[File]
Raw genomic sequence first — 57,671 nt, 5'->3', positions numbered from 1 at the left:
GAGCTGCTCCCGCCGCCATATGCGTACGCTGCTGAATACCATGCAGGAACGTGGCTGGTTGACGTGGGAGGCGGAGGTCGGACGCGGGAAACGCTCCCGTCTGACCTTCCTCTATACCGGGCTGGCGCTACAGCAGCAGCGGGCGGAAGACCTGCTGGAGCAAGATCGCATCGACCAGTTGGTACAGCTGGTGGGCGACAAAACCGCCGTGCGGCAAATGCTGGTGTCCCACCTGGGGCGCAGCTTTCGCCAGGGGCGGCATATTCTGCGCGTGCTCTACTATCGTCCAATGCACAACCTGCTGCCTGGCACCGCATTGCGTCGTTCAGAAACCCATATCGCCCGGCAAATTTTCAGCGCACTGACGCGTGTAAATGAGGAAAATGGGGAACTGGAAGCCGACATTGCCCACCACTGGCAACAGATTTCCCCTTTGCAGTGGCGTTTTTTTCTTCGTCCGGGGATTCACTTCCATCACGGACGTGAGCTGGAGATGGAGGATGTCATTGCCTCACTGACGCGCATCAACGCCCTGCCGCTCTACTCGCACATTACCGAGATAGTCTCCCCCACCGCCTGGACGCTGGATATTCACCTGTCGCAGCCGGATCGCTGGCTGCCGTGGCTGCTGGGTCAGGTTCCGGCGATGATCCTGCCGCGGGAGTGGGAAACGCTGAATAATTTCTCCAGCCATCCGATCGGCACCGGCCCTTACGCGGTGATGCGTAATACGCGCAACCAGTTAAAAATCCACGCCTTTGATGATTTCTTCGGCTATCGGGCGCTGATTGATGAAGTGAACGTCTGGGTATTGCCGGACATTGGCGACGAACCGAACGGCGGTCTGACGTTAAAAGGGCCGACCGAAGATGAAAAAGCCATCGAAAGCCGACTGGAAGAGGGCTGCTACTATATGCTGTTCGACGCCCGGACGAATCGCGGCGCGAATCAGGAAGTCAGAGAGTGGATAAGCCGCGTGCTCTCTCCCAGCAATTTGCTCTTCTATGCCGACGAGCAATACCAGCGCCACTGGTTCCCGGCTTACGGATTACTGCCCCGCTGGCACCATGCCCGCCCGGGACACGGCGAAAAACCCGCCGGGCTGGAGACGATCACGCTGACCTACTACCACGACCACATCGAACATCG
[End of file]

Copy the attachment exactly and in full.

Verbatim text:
Raw genomic sequence first — 57,671 nt, 5'->3', positions numbered from 1 at the left:
GAGCTGCTCCCGCCGCCATATGCGTACGCTGCTGAATACCATGCAGGAACGTGGCTGGTTGACGTGGGAGGCGGAGGTCGGACGCGGGAAACGCTCCCGTCTGACCTTCCTCTATACCGGGCTGGCGCTACAGCAGCAGCGGGCGGAAGACCTGCTGGAGCAAGATCGCATCGACCAGTTGGTACAGCTGGTGGGCGACAAAACCGCCGTGCGGCAAATGCTGGTGTCCCACCTGGGGCGCAGCTTTCGCCAGGGGCGGCATATTCTGCGCGTGCTCTACTATCGTCCAATGCACAACCTGCTGCCTGGCACCGCATTGCGTCGTTCAGAAACCCATATCGCCCGGCAAATTTTCAGCGCACTGACGCGTGTAAATGAGGAAAATGGGGAACTGGAAGCCGACATTGCCCACCACTGGCAACAGATTTCCCCTTTGCAGTGGCGTTTTTTTCTTCGTCCGGGGATTCACTTCCATCACGGACGTGAGCTGGAGATGGAGGATGTCATTGCCTCACTGACGCGCATCAACGCCCTGCCGCTCTACTCGCACATTACCGAGATAGTCTCCCCCACCGCCTGGACGCTGGATATTCACCTGTCGCAGCCGGATCGCTGGCTGCCGTGGCTGCTGGGTCAGGTTCCGGCGATGATCCTGCCGCGGGAGTGGGAAACGCTGAATAATTTCTCCAGCCATCCGATCGGCACCGGCCCTTACGCGGTGATGCGTAATACGCGCAACCAGTTAAAAATCCACGCCTTTGATGATTTCTTCGGCTATCGGGCGCTGATTGATGAAGTGAACGTCTGGGTATTGCCGGACATTGGCGACGAACCGAACGGCGGTCTGACGTTAAAAGGGCCGACCGAAGATGAAAAAGCCATCGAAAGCCGACTGGAAGAGGGCTGCTACTATATGCTGTTCGACGCCCGGACGAATCGCGGCGCGAATCAGGAAGTCAGAGAGTGGATAAGCCGCGTGCTCTCTCCCAGCAATTTGCTCTTCTATGCCGACGAGCAATACCAGCGCCACTGGTTCCCGGCTTACGGATTACTGCCCCGCTGGCACCATGCCCGCCCGGGACACGGCGAAAAACCCGCCGGGCTGGAGACGATCACGCTGACCTACTACCACGACCACATCGAACATCG